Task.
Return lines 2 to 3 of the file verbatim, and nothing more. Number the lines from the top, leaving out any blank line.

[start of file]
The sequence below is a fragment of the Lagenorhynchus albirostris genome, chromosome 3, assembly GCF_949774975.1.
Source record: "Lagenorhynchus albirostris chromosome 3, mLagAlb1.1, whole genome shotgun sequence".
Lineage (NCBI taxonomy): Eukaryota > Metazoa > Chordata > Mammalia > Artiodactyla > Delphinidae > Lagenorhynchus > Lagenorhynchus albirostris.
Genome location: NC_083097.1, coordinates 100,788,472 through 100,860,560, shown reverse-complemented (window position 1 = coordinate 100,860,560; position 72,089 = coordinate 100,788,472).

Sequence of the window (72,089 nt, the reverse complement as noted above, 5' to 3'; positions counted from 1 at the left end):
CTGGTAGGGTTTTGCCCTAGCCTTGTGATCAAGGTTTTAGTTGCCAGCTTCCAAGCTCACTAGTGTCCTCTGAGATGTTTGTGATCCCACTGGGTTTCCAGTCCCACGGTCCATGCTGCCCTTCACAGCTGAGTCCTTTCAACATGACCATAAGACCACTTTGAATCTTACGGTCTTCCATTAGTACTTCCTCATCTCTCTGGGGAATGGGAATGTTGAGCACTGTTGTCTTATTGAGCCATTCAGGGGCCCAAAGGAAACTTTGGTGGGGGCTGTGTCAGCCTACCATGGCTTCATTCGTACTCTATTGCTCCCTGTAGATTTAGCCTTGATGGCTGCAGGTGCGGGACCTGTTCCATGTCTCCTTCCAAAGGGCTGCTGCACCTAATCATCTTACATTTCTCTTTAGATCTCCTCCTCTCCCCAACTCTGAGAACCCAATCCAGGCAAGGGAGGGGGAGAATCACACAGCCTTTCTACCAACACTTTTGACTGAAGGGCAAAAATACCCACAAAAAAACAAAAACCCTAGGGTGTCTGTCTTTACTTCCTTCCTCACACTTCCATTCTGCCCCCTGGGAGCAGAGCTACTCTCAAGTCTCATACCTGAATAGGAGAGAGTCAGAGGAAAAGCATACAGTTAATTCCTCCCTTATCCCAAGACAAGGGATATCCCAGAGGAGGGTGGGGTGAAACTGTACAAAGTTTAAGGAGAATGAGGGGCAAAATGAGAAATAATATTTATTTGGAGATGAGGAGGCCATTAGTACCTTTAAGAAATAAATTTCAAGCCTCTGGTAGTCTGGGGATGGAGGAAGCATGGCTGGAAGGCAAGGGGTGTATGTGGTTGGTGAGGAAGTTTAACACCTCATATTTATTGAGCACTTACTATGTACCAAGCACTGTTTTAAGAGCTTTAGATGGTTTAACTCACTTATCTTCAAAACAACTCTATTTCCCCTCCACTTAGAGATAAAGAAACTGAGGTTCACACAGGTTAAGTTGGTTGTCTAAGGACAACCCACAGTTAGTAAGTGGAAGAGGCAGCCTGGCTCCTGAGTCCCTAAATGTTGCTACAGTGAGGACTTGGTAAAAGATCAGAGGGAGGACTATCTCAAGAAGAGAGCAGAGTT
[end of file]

Source record: "Lagenorhynchus albirostris chromosome 3, mLagAlb1.1, whole genome shotgun sequence".
Lineage (NCBI taxonomy): Eukaryota > Metazoa > Chordata > Mammalia > Artiodactyla > Delphinidae > Lagenorhynchus > Lagenorhynchus albirostris.